|HB 420||Limits tax increases allowed through PTELL|
|HB 431||Provides that seniors do not have to reapply for the senior homestead exemption|
|HB 1805||Reduces the age for the organ donor registry to 16|
|HB 2554||Increases the amount of the senior homestead exemption|
|HB 2563||Increases the amount of the Senior Citizens Assessment Freeze Homestead Exemption|
|HB 3516||Makes some assessment reductions/freezes permanent|
|HB 3624||Controls assessment increases for seniors who have lived in their homes for 20+ years|
|HB 5731||Limits tax increases allowed through PTELL|
|HB5775||Increases the senior citizen homestead exemption|
|HB 5924||Repeals the current property tax code to force a re-write that is more equitable|
|HB 5957||Creates a Commission on Fiscal Accountability|
|HR 139||Creates the Fair and Equitable Assessment of Property Task Force|
|HR 975||Opposes the implementation of a graduated income tax in Illinois|
|HR 1072||Opposes any new state-wide property tax|
|HB 136||Limits tax increases allowed through PTELL|
|HB 178||Freezes township property taxes|
|HB 4118||Decreases the age limit to qualify for the Senior Citizens Assessment Freeze Homestead Exemption from 65 years of age to 55 years of age|
|HB 4399||Requires certification that state budgets are balanced|
|HB 6235||Decreases the age limit to qualify for the Senior Citizens Assessment Freeze Homestead Exemption from 65 years of age to 55 years of age|
|HB6630||Limits tax increases allowed through PTELL|
Wehrli Responds to Attempted DuPage County Voter Fraud by Renewing Call to Get the Deceased Off the Voter Rolls
Last week we learned that nine different DuPage County residents submitted vote by mail ballot requests that were sent to deceased people. Luckily, employees in the DuPage County Clerk’s office caught the illegal ballot requests and turned the information over to State’s Attorney Bob Berlin for investigation and possible prosecution.
People need to know that while the debate to expand Illinois’ vote by mail program was taking place earlier this year, House Republicans were simultaneously pushing for the passage of HB 2513, a bill that would require county clerks to scrub voter rolls regularly of the deceased. House Democrats dismissed our bill as “unnecessary,” shelved it in Mike Madigan’s Rules Committee, and pushed through their vote by mail expansion bill. Now it seems that our fears were well-founded, as we have documented cases where Illinoisans have tried to circumvent the integrity of the 2020 fall election by trying to submit ballots by individuals who have passed away. Forging a name to a ballot is a Class 3 Felony in Illinois, and I hope State’s Attorney Berlin hands down stiff consequences to these bad actors.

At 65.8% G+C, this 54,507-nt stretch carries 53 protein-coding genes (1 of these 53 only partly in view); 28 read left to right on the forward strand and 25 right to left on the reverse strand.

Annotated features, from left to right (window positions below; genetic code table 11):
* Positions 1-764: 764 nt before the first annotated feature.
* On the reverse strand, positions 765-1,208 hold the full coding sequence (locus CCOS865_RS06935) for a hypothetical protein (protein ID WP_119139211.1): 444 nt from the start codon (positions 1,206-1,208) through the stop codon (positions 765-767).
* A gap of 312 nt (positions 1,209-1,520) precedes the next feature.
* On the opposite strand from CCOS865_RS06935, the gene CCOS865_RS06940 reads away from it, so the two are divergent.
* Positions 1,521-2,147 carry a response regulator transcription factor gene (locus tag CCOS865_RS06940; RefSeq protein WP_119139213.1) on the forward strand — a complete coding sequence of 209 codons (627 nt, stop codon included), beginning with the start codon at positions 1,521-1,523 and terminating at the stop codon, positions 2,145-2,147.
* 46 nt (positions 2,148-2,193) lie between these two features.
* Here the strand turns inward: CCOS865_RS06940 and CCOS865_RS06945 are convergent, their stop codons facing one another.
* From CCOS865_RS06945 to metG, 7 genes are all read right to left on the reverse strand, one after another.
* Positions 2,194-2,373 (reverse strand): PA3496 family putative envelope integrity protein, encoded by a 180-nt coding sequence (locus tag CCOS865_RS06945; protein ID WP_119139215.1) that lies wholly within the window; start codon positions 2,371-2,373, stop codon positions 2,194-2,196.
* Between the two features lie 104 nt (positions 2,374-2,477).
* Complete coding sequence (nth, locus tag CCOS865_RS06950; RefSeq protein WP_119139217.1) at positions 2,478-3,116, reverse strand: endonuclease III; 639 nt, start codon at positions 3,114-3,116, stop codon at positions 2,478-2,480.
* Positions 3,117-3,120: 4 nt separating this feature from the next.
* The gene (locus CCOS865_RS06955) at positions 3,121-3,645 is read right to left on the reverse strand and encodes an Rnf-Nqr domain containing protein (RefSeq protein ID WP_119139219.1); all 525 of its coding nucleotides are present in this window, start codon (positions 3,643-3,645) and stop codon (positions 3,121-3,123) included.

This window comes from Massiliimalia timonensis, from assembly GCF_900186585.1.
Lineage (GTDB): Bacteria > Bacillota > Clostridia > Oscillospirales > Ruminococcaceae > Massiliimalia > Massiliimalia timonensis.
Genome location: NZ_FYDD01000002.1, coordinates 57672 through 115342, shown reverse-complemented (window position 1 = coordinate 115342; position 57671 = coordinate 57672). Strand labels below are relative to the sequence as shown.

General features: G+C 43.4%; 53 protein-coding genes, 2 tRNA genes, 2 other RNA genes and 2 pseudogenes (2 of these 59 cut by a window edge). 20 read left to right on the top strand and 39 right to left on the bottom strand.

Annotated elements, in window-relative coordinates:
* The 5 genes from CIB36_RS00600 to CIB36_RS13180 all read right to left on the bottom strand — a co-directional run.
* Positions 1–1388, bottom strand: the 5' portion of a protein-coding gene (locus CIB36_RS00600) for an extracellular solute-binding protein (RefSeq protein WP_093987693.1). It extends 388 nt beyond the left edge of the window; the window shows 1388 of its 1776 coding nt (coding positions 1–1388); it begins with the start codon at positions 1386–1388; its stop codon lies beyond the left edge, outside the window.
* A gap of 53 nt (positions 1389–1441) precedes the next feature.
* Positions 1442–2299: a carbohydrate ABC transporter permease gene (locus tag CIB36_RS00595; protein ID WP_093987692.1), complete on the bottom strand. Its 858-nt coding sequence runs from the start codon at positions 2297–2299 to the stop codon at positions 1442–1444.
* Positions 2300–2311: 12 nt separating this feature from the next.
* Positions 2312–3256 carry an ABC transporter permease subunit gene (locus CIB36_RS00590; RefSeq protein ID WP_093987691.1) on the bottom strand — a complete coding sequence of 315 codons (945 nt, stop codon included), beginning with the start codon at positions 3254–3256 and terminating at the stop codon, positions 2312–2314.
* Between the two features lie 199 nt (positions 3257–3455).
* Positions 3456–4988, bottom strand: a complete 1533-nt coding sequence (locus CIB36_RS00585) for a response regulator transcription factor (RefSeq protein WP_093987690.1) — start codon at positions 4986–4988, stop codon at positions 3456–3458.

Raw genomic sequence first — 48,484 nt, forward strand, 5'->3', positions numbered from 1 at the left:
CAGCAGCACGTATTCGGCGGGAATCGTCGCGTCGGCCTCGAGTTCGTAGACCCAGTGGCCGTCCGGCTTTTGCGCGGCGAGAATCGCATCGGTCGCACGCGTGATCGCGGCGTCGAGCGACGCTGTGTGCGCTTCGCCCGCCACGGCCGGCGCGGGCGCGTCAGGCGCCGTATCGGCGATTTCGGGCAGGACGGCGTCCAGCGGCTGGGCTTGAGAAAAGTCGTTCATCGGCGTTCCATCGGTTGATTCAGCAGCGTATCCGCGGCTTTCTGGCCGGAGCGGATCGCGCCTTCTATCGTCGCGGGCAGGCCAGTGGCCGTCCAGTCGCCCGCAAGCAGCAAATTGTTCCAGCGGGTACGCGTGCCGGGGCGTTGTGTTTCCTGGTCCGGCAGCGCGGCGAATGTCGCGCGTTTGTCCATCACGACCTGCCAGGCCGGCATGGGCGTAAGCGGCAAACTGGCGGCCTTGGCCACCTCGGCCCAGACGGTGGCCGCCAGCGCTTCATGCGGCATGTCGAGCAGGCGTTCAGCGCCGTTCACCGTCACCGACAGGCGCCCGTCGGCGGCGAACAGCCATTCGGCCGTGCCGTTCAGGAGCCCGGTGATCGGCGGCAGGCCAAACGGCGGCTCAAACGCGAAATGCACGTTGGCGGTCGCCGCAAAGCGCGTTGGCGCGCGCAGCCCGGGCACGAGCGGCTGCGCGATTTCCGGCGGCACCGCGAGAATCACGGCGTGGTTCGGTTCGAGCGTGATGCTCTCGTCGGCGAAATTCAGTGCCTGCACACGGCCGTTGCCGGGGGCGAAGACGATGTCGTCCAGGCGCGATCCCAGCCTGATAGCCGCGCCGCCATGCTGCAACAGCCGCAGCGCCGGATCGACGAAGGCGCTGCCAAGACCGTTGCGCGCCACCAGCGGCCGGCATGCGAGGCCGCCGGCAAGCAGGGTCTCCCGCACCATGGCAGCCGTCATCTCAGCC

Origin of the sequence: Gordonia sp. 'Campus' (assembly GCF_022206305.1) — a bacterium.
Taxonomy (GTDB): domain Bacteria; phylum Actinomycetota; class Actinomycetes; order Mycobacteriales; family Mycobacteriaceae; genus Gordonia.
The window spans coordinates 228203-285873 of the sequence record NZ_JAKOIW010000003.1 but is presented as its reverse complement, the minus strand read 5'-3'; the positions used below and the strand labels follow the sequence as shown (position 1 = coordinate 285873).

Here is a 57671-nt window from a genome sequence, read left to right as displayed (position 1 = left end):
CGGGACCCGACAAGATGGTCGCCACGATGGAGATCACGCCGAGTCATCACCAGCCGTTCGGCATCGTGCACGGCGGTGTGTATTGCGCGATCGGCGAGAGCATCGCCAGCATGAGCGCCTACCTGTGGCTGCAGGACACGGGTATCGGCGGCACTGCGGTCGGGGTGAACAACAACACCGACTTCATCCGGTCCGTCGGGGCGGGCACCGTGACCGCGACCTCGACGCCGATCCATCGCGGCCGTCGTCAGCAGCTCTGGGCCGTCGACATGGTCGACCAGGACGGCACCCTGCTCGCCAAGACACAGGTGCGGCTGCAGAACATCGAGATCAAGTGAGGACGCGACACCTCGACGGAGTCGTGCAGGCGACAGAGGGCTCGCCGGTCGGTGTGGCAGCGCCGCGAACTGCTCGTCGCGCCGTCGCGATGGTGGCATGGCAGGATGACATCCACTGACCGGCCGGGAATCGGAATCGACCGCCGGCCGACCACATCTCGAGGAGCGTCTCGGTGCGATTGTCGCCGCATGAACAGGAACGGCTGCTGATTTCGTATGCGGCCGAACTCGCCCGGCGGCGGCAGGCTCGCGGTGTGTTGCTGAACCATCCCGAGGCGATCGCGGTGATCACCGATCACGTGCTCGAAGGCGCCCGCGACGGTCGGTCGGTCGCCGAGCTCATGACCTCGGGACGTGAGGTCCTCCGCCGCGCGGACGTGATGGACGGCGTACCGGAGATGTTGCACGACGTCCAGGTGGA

Pritzker Postpones Winter Sports for Illinois Schools and Adult Leagues
Due to statewide increases in cases of COVID-19, Governor Pritzker has announced that winter youth and adult organized sports must be postponed. For the IHSA, this includes high school basketball, wrestling and hockey. Pritzker had previously move high risk fall sports to the spring of 2021. In making the announcement on Tuesday, the Governor said basketball, wrestling and hockey teams can still practice, train and engage in inter-squad games, but competitive play against other teams is off limits for now.
Negative Performance Review for Illinois Department of Employment Security
As restaurants and bars close to indoor dining again, a new large group of employees are headed back to the unemployment line. These Illinoisans must once again rely on the IL Department of Employment Security (IDES) for unemployment benefits. Unfortunately, a new study from the independent Better Government Association (BGA) found that IDES continues to be completely unprepared for the flood of claims thus far due to the COVID-19 pandemic and economic downturn.
A widely-used benchmark goal for unemployment benefit compliance performance is to see how many benefit checks can be mailed out within 7 days of an initial valid application for benefits. These are days of waiting time during which young adults and families may be needing money to pay rent, utility bills and buy food. Prior to the COVID-19 crisis, IDES had hit this benchmark with respect to about 80% of initial unemployment claim requests. However, with respect to IDES in the summer of 2020, only 1% of the beneficiaries could look forward to getting money within seven days. IDES also failed to meet four of 10 other statistical performance measures gauged and monitored by authorities in the U.S. Department of Labor and other federal agencies. I am extremely worried for businesses that might not survive the winter, and am equally worried for unemployed Illinoisans who have no choice but to turn to a failing system with hopes they can receive unemployment benefits.